“vanessa is honored for her generosity as an artist and for her important, socially relevant work, in which she elevates art to its most powerful and original purpose: to foster greater strength and healing.”
— Teresa Heinz
Interdisciplinary artist and educator Cauleen Smith is recognized for her experimental films, installations and multimedia works that push the boundaries of film, blending moving images with painting, textiles and more to create immersive experiences. Drawing from structuralism, Third World Cinema and science fiction, Ms. Smith’s work reflects on history and the power of community and culture.
Ms. Smith’swork in the 2017 Whitney Biennial, In the Wake, incorporated textile banners stitched with text such as “I’m so black that I blind you” on one side. Symbols signifying the urgent need to be heard in a time of struggle are stitched on the opposite side of the banners, which were also carried in a musical procession through the streets of New York. In the Wake is a reference to Christina Sharpe’s book of the same title, which explores representations of Black life across artistic mediums and in popular culture.
Give It or Leave It, a traveling exhibition that synthesizes Ms. Smith’s varied approach to artmaking, completed its final run in 2021 at LACMA. The exhibition weaves together happenings and sites associated with figures of importance to Ms. Smith including, as outlined in the exhibition text, Alice Coltrane and her ashram, a 1966 photo shoot by Bill Ray at Simon Rodia’s Watts Towers, Noah Purifoy and his desert assemblages, abolitionist Sojourner Truth and Black spiritualist Rebecca Cox Jackson and her Shaker community. These sites and figures are highlighted in films such as Pilgrim (2017) and Sojourner (2018). In her wallpaper design, Space Station Chinoiserie #1: Take Hold of the Cloud (2018), she again combines these spaces and individuals in a repeating motif. These works were woven throughout multiple galleries, along with disco balls, banners, carefully curated objects and lighting.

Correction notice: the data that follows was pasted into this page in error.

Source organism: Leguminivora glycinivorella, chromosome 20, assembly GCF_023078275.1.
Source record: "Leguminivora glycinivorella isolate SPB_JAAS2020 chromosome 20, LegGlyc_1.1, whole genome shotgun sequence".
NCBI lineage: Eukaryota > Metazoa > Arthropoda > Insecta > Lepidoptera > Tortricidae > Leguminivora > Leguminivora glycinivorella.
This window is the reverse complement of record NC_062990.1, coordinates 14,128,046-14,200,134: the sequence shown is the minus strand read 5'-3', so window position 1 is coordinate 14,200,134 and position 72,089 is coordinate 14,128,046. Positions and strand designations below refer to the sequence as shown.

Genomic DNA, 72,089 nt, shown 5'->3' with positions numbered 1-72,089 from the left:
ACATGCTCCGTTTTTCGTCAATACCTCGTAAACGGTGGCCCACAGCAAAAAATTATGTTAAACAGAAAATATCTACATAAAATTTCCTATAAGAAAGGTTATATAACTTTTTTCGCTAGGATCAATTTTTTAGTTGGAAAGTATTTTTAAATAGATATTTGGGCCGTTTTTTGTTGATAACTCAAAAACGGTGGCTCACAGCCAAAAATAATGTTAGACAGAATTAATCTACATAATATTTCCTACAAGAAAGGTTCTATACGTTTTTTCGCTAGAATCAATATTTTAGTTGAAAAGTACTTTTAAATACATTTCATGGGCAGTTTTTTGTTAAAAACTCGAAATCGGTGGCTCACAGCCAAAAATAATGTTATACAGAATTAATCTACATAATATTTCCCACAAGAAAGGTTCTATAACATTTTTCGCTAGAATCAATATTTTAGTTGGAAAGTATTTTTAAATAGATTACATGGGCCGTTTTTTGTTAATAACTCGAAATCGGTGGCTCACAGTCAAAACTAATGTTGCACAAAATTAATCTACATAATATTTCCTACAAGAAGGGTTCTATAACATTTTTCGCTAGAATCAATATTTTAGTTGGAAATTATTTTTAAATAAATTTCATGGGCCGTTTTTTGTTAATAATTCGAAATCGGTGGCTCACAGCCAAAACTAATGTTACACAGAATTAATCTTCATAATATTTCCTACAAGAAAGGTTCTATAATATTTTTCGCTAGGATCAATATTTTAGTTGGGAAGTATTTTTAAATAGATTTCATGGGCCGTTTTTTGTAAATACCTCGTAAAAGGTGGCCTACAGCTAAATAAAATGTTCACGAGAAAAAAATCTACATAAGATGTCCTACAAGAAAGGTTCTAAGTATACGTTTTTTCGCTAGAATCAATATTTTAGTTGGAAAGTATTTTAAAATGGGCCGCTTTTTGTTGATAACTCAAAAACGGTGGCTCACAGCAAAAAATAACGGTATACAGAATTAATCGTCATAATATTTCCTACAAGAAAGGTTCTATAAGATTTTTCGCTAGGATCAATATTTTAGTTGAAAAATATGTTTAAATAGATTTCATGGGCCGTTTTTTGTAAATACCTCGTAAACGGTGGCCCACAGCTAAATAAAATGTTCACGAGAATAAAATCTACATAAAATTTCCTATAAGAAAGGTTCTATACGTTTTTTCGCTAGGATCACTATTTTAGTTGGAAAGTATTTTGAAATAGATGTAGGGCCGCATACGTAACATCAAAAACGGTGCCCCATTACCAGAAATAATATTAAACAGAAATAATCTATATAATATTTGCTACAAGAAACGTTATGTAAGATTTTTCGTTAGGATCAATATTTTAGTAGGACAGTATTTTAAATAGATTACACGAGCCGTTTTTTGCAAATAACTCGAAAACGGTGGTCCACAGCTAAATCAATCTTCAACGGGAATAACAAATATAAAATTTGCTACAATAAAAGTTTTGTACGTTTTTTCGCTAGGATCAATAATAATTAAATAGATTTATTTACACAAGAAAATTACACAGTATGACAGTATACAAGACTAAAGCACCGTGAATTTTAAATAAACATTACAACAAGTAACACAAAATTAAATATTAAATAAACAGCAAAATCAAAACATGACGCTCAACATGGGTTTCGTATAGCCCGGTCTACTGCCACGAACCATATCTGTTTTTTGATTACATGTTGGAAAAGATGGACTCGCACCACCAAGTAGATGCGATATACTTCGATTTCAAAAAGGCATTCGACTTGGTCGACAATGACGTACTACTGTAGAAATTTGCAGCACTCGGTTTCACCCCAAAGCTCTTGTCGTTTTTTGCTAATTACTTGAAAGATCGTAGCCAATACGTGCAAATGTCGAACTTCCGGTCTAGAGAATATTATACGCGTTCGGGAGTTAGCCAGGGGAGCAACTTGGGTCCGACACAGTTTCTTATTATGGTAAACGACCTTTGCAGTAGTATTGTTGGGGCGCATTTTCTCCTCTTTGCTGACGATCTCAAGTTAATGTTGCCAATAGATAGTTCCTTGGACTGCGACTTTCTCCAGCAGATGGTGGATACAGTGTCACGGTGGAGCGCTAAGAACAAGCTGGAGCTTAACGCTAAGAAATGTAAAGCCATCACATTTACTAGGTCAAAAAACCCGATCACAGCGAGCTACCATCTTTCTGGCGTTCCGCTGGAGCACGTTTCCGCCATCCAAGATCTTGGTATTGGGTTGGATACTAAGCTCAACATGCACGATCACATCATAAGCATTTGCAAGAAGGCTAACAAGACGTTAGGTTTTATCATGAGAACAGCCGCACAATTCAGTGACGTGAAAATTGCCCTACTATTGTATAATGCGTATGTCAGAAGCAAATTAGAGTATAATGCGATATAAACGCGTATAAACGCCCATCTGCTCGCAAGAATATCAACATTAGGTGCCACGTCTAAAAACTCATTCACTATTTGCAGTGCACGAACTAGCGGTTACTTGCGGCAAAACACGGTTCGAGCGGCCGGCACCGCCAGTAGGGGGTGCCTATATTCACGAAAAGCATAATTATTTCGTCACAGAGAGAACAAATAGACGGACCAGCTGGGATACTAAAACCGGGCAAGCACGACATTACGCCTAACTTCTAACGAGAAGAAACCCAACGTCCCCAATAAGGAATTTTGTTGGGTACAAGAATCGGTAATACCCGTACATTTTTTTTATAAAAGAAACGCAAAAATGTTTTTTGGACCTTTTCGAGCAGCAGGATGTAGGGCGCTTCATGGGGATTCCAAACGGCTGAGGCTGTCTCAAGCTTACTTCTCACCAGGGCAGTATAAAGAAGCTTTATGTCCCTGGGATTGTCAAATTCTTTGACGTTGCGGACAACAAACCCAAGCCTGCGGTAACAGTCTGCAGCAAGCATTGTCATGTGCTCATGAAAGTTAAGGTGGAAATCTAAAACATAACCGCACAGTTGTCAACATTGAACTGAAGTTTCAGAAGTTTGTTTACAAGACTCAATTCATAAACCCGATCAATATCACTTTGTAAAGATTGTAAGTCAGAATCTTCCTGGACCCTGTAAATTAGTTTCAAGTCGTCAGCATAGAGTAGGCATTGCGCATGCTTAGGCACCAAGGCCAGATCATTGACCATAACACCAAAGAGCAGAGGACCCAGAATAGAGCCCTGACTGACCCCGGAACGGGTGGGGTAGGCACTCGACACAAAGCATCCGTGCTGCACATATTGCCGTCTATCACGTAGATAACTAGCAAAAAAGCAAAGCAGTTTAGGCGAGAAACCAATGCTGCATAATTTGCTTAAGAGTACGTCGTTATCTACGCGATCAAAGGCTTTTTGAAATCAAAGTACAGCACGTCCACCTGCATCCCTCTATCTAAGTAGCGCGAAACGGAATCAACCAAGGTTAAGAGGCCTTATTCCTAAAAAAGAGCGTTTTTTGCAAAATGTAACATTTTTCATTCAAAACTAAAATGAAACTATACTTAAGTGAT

Ms. Smith’s COVID Manifesto—a series of videos showing her hands writing personal reflections and calls to action in response to the pandemic as well as the myriad social injustices of 2020—was initially shared on her Instagram account during the first wave of lockdowns. The series was later presented on screen at the Piccadilly Lights in London, and onsite and online at the Carnegie Museum of Art.
“Everything I make is just an offering. I think of my work as a contribution to the histories of the Black diasporas and our powers of invention, survival and generativity,” says Ms. Smith. “I want all the rough edges and jerry-rigged solutions to remain in my work because the process of making anything should not be mysterious or magical. It’s like the difference between a rough piece of jasper pulled from a riverbed and a polished jasper gem. Both are beautiful, but the rough rock tells you where it’s from, where it wants to be. That said, the people in my films, while always gorgeous, really resist the gaze, and give very little. I want the viewer to be aware that they cannot know everything. But I hope there’s another kind of generosity that is felt and received: The spirit of studying, thinking, imagining together and a reckoning with our histories that helps guide our futures.”
Most recently, Ms. Smith’s 2014 film, H-E-L-L-O, was screened in 2022 at Collective in Edinburgh. Originally a commission for a live procession in New Orleans, she instead highlighted the city’s overlooked or now-buried historic sites. The work is a sequence of local musicians—each at a different site in the city and playing a different bass clef instrument—repeating the same five notes that make up the coded aural greeting from space in Steven Spielberg’s 1977 sci-fi movie, Close Encounters of the Third Kind.
In 2023, Musical Thinking, her work exploring the powerful resonances between recent video art and popular music, will be exhibited at the Smithsonian American Art Museum.